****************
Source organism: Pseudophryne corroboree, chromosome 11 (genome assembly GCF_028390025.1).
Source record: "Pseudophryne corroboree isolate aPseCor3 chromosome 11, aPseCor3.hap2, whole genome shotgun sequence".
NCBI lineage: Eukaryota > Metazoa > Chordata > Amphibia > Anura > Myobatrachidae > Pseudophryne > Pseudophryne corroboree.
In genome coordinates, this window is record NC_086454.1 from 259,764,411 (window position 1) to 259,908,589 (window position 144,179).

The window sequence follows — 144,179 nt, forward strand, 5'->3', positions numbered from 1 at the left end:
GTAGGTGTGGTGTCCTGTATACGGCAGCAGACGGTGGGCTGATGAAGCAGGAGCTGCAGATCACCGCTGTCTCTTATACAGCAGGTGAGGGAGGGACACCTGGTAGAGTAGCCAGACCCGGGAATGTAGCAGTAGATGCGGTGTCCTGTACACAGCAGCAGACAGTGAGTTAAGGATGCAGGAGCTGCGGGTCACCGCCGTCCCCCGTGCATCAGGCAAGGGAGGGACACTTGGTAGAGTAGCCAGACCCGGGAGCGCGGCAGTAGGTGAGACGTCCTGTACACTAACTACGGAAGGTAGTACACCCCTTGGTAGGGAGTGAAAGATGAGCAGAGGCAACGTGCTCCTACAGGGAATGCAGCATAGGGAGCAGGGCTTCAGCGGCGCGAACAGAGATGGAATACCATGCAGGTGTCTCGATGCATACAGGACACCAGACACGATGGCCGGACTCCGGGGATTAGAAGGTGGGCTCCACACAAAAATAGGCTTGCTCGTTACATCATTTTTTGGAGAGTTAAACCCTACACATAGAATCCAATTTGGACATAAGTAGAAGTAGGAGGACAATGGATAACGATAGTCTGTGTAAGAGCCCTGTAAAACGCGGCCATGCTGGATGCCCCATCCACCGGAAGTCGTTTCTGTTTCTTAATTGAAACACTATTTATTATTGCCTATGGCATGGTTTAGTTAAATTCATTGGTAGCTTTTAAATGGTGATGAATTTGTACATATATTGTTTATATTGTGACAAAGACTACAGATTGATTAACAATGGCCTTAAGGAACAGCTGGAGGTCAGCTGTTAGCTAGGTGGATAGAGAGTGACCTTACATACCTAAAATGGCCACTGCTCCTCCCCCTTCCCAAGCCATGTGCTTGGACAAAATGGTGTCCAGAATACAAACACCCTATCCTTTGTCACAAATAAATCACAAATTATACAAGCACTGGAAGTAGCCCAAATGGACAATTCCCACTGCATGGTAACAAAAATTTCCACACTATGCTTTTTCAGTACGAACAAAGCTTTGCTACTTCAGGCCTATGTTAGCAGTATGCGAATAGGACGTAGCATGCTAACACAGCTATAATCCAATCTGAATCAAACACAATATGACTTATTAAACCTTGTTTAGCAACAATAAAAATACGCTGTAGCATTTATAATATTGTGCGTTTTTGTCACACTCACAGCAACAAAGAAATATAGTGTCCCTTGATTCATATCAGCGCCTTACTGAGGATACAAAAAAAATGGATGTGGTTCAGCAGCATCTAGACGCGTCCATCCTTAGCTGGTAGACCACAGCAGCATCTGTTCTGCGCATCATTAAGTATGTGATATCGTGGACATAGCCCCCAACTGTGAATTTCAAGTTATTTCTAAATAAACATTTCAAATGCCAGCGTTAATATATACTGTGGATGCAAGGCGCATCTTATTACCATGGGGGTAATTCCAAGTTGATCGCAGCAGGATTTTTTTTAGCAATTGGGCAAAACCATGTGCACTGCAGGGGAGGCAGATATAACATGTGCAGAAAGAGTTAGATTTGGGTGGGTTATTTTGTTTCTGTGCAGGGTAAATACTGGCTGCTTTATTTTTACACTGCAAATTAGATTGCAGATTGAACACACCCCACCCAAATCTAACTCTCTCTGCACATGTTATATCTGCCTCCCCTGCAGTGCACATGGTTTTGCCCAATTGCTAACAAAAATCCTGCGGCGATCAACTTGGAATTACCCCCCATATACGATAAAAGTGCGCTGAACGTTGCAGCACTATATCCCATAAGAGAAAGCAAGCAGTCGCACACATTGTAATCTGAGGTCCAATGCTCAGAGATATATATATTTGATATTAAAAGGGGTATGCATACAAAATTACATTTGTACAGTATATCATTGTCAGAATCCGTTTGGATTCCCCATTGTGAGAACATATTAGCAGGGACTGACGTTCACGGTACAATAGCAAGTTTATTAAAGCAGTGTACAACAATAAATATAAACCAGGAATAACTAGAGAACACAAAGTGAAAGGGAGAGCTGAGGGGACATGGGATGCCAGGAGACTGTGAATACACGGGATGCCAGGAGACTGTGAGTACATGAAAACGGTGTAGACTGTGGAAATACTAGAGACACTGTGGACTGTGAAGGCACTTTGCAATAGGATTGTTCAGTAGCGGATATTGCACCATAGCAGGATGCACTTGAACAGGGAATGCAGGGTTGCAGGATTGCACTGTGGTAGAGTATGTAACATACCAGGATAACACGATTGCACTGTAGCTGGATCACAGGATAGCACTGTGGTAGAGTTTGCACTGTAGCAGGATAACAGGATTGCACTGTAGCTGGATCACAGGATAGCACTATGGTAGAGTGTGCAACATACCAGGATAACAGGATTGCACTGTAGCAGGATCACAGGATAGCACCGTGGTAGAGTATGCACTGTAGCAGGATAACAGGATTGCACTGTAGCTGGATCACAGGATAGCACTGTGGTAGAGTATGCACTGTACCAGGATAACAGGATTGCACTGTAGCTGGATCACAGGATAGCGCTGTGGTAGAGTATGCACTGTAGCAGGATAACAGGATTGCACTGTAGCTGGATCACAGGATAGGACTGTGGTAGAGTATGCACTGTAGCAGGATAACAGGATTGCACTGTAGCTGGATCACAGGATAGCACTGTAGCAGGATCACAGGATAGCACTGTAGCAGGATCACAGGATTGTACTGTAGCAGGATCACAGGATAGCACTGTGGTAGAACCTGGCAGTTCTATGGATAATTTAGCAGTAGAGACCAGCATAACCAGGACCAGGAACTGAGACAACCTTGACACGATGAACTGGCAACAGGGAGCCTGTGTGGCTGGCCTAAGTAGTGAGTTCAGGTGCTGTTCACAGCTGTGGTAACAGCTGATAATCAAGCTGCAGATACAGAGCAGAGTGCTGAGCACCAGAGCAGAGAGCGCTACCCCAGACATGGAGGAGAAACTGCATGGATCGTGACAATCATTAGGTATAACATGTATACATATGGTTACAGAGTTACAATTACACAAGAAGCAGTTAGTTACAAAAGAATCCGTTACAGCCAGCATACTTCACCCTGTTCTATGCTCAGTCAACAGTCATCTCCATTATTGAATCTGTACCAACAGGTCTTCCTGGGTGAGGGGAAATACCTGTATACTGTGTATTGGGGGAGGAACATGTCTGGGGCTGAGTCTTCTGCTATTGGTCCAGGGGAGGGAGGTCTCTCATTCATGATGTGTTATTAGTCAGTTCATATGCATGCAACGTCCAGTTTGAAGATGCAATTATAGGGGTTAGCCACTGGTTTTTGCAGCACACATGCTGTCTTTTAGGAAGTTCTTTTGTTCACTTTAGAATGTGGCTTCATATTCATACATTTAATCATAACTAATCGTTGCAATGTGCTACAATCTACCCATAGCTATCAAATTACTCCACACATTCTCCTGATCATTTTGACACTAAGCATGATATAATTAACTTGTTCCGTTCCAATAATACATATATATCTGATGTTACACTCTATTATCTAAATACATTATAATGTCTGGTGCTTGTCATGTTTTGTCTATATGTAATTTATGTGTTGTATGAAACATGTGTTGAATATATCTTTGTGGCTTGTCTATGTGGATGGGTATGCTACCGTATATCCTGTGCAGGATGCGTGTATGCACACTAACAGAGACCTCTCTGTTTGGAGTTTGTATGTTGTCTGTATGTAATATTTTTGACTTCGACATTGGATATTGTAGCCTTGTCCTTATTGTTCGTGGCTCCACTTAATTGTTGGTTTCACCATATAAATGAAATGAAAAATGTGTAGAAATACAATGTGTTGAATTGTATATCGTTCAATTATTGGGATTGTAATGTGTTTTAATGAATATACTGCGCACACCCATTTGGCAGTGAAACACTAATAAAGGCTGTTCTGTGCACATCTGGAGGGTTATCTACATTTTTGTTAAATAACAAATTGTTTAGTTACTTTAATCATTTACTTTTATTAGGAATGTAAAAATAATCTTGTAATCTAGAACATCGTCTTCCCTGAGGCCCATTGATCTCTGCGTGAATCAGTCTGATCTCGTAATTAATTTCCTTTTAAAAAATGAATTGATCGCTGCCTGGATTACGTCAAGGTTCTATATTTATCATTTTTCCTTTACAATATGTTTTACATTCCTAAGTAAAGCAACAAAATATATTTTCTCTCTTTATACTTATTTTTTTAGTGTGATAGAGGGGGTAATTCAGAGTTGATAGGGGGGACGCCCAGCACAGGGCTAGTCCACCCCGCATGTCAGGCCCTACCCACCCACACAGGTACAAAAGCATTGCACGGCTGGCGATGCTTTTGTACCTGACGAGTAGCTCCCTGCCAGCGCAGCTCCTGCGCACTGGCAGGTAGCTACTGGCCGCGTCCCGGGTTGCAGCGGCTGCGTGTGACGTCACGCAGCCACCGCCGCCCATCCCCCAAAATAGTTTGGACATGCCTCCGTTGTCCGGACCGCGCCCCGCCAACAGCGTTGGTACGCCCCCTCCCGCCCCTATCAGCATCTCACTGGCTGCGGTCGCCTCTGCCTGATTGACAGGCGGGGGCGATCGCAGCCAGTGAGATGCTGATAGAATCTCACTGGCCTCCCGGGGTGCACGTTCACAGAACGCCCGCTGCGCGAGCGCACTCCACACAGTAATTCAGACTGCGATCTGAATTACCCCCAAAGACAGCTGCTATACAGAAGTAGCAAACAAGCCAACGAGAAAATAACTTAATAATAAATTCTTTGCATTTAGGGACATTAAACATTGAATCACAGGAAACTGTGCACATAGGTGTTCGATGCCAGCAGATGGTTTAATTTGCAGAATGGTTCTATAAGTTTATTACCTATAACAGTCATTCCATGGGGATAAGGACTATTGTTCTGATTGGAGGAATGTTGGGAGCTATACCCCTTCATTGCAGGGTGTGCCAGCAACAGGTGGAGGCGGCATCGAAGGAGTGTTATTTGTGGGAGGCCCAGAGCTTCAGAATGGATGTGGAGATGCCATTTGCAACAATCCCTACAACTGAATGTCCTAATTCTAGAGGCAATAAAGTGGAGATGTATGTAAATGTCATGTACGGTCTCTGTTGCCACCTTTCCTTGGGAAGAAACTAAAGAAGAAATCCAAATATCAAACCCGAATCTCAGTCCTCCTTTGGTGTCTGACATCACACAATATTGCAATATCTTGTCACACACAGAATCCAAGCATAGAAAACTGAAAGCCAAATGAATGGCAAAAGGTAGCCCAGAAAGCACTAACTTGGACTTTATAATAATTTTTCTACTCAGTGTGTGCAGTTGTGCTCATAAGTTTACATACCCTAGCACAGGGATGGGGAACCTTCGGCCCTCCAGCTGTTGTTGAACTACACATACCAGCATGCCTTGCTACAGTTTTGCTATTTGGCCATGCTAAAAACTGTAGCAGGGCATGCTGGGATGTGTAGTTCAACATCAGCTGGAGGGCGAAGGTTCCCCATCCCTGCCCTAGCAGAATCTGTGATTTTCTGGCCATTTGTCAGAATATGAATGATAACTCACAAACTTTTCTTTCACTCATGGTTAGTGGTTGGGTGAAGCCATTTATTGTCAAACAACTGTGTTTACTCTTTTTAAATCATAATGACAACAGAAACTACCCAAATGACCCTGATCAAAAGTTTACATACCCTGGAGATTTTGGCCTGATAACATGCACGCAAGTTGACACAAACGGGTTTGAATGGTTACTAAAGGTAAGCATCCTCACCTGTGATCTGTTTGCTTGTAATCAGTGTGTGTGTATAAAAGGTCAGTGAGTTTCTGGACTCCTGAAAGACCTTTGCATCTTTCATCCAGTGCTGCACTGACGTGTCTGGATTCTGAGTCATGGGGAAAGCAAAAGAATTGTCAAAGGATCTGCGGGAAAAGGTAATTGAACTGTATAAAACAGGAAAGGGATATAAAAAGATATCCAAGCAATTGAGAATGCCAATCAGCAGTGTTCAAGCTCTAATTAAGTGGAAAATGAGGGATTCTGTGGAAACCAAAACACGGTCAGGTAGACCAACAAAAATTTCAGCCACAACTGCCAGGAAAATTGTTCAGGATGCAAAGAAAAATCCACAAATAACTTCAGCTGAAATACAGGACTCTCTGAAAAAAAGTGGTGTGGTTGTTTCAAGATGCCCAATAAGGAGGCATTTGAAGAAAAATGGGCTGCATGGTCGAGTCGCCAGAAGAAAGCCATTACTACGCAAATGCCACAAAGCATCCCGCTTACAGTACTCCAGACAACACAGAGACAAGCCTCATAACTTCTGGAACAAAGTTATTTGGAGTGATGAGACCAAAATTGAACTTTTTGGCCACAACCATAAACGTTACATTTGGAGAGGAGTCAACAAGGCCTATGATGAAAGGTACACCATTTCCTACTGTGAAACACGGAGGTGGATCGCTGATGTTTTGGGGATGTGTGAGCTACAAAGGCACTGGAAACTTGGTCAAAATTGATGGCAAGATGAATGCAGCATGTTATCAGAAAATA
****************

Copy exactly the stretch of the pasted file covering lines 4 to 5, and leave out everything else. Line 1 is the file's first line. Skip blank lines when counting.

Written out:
In genome coordinates, this window is record NC_086454.1 from 259,764,411 (window position 1) to 259,908,589 (window position 144,179).

The window sequence follows — 144,179 nt, forward strand, 5'->3', positions numbered from 1 at the left end: